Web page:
In 2011 an eighteen year old Hmong woman from Northern Vietnam arrived at her remote hill village, bewildered and bedraggled, only reaching it after four terrifying days of being chased on foot. She was lucky, one of the many women from her remote region who are kidnapped for a forced marriage in China, this lady had managed to escape through her captors’ window and fled on foot to eventual safety. More typically women from the Vietnamese countryside are lured to the coast by a charming conman that speaks the Hmong language with the promise of a job or romance, before being drugged and smuggled to China where they are sold for marriage in a country which is notorious for its excess of men and lack of brides.
The great rise in trade between emerging markets has so far been dominated by commodities such as oil, copper and iron ore, as well as Chinese manufactured goods and now increasingly financial flows and services. These trends have been well documented on this site and noted by many think tanks, academics and governments. What perhaps understandably has flown under the radar is the trade in illegal products, cross border black market transactions have grown rapidly alongside legal products. Most people think of illegal drugs in this context but they make up just a tiny fraction of the goods traded. Weapons from AK-47s to anti-aircraft missiles; illicit minerals, such as illegally mined coltan and gold to wildlife products such as live parrots to rhino horns; as well as art, people and counterfeit medicine are moving in increasing numbers between the world’s developing countries largely hidden from the view of law enforcement agencies, who are on the whole far more under resourced and demotivated than their western counterparties.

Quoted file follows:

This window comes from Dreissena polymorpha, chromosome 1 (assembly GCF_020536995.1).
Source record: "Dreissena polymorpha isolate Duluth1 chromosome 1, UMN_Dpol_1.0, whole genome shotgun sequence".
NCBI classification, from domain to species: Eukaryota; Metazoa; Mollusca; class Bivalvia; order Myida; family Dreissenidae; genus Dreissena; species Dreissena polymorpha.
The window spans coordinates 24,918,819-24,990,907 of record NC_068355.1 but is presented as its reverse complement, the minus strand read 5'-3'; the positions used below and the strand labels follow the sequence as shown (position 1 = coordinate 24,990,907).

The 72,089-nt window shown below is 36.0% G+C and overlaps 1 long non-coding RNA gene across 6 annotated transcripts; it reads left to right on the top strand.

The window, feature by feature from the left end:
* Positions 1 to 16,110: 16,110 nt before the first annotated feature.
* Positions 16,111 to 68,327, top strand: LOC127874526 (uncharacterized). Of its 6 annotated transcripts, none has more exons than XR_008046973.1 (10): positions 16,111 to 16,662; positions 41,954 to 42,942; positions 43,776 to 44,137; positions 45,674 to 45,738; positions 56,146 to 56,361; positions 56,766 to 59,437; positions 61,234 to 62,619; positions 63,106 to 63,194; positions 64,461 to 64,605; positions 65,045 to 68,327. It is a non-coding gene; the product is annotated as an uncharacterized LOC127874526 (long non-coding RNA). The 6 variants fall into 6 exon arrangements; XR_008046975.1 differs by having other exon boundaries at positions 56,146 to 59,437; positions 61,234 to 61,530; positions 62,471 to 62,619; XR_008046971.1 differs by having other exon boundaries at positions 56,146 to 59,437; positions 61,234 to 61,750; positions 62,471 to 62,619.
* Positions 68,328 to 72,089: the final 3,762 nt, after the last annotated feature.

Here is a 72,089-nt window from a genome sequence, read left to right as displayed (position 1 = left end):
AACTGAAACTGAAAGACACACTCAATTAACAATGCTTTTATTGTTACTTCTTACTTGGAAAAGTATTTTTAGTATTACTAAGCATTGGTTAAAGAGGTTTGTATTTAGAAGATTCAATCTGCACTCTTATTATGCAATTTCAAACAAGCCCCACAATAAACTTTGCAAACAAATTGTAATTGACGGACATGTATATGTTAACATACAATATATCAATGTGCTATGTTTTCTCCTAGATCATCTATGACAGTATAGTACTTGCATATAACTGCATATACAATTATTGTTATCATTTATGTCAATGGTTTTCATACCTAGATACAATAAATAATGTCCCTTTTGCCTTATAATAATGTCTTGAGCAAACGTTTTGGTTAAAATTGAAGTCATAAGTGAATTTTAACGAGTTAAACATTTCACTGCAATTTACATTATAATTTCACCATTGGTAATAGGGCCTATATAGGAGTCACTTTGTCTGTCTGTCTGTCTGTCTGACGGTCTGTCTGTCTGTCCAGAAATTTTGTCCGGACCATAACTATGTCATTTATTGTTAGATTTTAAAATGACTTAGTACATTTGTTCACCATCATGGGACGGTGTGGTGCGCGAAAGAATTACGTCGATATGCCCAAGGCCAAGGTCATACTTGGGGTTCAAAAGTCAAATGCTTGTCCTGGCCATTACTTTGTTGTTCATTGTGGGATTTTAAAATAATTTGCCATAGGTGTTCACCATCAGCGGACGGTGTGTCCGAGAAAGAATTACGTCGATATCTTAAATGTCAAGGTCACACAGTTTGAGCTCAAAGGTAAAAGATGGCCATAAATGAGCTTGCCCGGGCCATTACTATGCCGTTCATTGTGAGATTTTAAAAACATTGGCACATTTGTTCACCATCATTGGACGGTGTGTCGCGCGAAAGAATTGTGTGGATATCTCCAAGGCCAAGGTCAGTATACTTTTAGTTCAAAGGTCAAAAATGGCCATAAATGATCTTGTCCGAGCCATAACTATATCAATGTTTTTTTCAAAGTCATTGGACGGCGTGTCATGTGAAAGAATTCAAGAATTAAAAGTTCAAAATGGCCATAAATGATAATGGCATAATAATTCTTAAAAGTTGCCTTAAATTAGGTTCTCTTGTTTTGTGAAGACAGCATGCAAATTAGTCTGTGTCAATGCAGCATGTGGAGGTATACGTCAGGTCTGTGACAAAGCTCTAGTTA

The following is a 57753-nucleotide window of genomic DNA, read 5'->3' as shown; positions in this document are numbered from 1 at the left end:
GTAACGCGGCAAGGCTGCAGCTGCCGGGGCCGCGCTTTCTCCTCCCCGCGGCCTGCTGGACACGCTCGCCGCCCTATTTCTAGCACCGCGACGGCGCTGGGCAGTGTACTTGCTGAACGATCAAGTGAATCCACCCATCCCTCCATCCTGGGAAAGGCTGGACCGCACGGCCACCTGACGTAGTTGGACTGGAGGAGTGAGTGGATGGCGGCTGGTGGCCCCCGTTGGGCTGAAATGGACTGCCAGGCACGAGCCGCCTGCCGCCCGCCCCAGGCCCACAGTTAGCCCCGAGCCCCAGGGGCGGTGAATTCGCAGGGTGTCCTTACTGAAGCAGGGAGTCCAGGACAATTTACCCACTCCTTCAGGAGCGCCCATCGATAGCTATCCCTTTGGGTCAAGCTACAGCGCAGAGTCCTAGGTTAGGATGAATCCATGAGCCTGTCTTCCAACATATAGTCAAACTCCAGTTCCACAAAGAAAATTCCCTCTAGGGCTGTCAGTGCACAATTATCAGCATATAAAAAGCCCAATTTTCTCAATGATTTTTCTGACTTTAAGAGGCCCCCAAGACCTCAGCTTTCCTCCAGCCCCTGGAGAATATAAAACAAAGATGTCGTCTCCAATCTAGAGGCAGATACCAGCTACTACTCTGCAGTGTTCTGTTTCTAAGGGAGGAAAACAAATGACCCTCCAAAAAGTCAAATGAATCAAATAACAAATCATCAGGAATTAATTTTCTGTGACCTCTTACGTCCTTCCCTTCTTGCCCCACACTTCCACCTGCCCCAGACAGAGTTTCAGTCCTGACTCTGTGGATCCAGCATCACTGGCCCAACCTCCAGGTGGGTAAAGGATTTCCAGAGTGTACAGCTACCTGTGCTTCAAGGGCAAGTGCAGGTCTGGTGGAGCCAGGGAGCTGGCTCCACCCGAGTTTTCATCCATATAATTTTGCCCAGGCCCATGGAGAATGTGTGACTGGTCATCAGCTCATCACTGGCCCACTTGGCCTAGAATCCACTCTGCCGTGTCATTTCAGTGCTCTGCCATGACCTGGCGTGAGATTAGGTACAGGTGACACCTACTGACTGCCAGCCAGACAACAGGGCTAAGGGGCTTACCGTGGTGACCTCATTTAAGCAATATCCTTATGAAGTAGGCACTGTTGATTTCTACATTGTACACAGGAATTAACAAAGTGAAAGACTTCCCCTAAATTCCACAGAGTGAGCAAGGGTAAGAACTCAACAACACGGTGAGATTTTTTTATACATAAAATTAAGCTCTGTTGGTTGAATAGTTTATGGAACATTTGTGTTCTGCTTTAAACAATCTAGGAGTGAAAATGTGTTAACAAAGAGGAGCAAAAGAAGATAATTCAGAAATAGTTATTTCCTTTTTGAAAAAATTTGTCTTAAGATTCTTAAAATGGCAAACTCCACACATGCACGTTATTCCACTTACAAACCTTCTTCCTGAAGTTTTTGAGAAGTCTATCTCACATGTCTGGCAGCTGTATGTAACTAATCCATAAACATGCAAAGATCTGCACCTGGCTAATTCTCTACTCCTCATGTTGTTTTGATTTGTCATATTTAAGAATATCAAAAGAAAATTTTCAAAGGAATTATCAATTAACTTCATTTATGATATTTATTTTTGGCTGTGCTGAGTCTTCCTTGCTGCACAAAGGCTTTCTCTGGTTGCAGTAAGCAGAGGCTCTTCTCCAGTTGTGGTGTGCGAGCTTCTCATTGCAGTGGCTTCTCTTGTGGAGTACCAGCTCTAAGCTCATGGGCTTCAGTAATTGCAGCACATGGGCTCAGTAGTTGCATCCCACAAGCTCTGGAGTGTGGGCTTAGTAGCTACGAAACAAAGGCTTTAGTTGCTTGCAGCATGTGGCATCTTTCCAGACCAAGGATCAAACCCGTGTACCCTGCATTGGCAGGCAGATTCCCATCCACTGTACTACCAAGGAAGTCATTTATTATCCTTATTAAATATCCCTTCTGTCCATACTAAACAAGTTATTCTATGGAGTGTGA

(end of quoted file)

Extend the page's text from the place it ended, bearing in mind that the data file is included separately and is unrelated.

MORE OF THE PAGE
Perhaps unsurprisingly China is the biggest importer of these goods among the world’s emerging powers, its new found wealth has meant residents of Shanghai, Shenzhen and all the other metropolises of the vast country act like people anywhere else in the world with their craving for forbidden goods. In recent years this has led to demand for illicit ivory and wildlife products from Africa causing a disastrous and tragic increase in poaching among African elephants and rhinos.
At the same time Chinese organised crime groups have spread widely among the huge numbers of Chinese citizens that have moved abroad – leading to activities such as illegal gambling in Burma and Laos, racketeering in Angola and smuggling in Tanzania. Often they target their own countrymen – expats who have set up businesses abroad, relative Chinese cultural isolation in African and other foreign countries means these problems often go unnoticed by the police.
Perhaps the region that has the most potential for growth in transnational crime is North Africa, its sparsely populated Sahel/Saharan region and close proximity to Europe make it the ideal setting for numerous smuggling operations, including people trafficking to Europe, a drug transiting point from South America to Europe and military hardware in various directions. This crossroads involves everyone from Colombian drug cartels, Saharan based Jihadist groups to disaffected Libyan ex-soldiers, all keen to make money quickly. Poor governance and porous underpopulated borders make it ideal for shifting goods of all descriptions, while globalization creates both the access and the demand for these illicit goods.
The economic growth and growing middle classes of countries such as Nigeria and Ghana will undoubtedly lead to an upsurge and growth in transnational crime as newly minted West Africans start buying the same illegal drugs, art, counterfeit goods that Europeans have been for so long.
What we are witnessing is the rise of transnational crime between emerging economies, mirroring the process of globalization in these countries, the impact and scale of this trend has only just started, governments and law enforcement agencies will be hard pressed to contain the surge in criminality that will accompany the growth of linkages between developing countries.